Every time we stopped at McDonald’s to eat, my sister had to pull me out of my seat. Vinyl and shorts did not go together well. My legs made a suction noise as she yanked me out. You had to do it like a removing band aid so that it didn’t hurt as bad. I had the same meals every day: hotcakes for breakfast and plain cheese burgers for lunch and dinner with fries, of course. Dad would be the perfect dad in public…taking everyone’s tray to them and throwing the trash out. Hurry up in the bathroom. Mark rarely went to the bathroom. I wondered if dad hurt him in there. Like he would know. He has no memory of his eighteen plus years with the family yet he hates me for supposedly being treated better because I was the youngest. Selective memories must be nice

Are we there yet? Are we there to yet? Are we close??? Then, there was Canada! Oh, Canada! Cabins and lakes and fishing and eating out at good places and mountains and bears in the garbage and the prolific walks and picnics before Mom lost her leg, everyone has one- picture of themselves as a kid on the potty- mine was in that cabin, and my Sioux Shaman babysitter (she is a story for another time) and wild and wonderful Canada! Exploring, lazy mornings- unless you were going fishing, nature walks, riding horses. No dad in my bed. Oh, Canada, you were more than a vacation spot; you were a fun refuge.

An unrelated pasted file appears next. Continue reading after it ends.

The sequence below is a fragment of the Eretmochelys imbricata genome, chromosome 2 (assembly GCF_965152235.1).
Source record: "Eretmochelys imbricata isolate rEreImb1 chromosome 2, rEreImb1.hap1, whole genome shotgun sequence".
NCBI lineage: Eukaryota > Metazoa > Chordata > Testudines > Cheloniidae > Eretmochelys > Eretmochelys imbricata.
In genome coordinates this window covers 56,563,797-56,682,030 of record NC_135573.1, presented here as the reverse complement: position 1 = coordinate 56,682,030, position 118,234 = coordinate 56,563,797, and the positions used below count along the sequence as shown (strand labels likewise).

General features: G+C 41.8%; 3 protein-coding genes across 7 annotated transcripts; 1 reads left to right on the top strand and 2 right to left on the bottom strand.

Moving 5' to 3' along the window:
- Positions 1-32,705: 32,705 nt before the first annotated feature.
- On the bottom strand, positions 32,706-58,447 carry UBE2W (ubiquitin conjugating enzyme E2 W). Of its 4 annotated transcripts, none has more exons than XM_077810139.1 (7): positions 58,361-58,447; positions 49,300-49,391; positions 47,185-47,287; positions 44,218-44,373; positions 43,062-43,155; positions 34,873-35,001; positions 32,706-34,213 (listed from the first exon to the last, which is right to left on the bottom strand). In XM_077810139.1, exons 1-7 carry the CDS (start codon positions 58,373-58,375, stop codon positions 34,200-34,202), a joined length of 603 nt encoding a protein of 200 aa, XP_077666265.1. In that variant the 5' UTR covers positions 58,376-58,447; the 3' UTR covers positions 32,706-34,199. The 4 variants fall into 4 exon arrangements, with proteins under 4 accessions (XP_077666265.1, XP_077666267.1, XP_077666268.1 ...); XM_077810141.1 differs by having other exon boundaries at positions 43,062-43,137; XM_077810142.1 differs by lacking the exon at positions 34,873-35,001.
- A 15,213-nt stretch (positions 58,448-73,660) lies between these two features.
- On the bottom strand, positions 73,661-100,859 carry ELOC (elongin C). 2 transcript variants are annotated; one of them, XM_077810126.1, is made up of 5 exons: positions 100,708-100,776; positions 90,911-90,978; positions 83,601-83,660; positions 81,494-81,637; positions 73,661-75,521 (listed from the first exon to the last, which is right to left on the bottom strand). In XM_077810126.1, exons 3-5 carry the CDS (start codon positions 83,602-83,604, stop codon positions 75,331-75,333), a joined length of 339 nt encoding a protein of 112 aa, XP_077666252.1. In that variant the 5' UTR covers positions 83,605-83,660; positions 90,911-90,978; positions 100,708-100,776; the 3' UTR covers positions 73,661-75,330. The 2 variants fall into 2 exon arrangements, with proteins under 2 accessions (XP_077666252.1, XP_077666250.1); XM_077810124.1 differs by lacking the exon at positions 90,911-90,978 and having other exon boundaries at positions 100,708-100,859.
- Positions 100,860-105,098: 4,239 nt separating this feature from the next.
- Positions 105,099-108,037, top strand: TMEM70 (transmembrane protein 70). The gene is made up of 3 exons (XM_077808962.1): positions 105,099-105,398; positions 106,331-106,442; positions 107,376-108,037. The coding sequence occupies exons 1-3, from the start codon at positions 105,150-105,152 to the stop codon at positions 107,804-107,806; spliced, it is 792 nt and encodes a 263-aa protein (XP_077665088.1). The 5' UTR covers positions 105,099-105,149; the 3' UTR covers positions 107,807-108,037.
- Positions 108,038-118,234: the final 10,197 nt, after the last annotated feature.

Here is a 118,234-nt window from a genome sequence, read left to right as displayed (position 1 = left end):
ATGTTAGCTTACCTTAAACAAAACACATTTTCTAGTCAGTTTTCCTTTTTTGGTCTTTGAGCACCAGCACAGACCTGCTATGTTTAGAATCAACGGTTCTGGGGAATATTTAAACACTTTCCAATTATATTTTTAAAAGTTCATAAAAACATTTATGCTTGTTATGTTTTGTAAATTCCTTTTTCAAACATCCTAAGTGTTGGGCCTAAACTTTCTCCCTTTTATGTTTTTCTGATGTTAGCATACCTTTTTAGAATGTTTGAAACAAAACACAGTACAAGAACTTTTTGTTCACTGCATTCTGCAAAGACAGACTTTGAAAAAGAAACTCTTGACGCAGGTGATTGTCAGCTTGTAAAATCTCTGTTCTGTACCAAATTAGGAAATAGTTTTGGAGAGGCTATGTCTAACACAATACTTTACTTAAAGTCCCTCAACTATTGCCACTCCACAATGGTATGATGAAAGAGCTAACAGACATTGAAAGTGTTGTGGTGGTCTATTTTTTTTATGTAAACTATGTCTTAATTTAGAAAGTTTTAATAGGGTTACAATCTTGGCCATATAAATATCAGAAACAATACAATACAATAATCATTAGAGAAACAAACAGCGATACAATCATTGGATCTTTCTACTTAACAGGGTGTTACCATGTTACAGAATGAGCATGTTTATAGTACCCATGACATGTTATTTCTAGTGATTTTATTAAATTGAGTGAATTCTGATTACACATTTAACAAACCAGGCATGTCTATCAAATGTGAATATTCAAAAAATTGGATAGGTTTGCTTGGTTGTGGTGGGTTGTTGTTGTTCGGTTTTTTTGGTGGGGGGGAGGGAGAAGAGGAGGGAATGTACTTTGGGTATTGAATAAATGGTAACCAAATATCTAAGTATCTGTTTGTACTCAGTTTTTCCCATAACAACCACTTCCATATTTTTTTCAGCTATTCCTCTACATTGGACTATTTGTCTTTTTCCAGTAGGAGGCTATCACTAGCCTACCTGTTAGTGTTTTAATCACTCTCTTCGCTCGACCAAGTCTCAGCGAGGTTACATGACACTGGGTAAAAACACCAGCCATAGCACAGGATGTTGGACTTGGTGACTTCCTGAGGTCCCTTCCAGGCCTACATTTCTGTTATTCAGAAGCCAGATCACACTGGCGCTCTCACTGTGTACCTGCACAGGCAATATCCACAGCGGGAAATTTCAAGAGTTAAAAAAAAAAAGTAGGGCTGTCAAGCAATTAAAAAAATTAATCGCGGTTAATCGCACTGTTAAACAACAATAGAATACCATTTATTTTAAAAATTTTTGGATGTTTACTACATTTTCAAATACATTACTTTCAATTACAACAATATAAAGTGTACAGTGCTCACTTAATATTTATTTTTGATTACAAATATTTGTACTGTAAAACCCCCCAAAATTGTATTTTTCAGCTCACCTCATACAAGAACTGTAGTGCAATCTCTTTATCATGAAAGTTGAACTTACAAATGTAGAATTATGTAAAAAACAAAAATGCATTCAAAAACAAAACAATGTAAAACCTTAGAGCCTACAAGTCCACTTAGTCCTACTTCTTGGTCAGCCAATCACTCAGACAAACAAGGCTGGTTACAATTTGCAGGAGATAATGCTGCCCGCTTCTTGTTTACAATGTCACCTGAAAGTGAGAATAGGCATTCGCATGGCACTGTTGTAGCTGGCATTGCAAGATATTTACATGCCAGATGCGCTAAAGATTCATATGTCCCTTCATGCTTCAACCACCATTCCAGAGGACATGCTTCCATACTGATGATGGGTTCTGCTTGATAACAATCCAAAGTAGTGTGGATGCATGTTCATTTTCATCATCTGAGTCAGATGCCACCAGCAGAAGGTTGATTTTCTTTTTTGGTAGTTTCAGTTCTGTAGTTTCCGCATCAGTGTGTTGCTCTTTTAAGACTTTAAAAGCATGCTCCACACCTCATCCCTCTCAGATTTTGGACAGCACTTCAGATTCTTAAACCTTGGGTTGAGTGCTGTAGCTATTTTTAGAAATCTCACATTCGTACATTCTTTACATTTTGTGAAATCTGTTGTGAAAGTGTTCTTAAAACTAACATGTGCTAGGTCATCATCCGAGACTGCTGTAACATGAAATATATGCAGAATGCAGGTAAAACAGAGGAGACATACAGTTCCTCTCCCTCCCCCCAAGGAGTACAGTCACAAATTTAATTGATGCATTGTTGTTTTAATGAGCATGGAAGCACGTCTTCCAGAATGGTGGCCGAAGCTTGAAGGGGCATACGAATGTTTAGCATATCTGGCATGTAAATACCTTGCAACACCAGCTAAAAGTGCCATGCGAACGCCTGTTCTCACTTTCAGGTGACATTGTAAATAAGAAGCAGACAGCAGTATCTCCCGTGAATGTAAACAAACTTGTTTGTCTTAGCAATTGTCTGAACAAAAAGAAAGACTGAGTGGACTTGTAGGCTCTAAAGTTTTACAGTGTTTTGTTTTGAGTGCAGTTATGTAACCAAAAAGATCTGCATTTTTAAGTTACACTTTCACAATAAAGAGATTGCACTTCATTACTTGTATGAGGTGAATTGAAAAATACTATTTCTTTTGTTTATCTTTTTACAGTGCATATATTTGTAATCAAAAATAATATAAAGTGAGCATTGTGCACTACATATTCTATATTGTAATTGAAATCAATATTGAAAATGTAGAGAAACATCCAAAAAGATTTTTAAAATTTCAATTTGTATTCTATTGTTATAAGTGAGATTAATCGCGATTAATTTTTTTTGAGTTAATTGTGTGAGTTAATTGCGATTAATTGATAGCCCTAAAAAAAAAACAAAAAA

A Little Nitty Gritty Ditty

I’m dying


I ain’t lying

To hide

I see you coming for me

Mister Anxiety

Go fuck


Turn your damn head

And cough

That’s right I got chesticles

And, I got you by the testicles

Got you in a vice grip

You try to move and I’ll rip, rip, rip

I break a chair over your back

To make up for all the things you think I lack

I repeat

Fuck you

Take a seat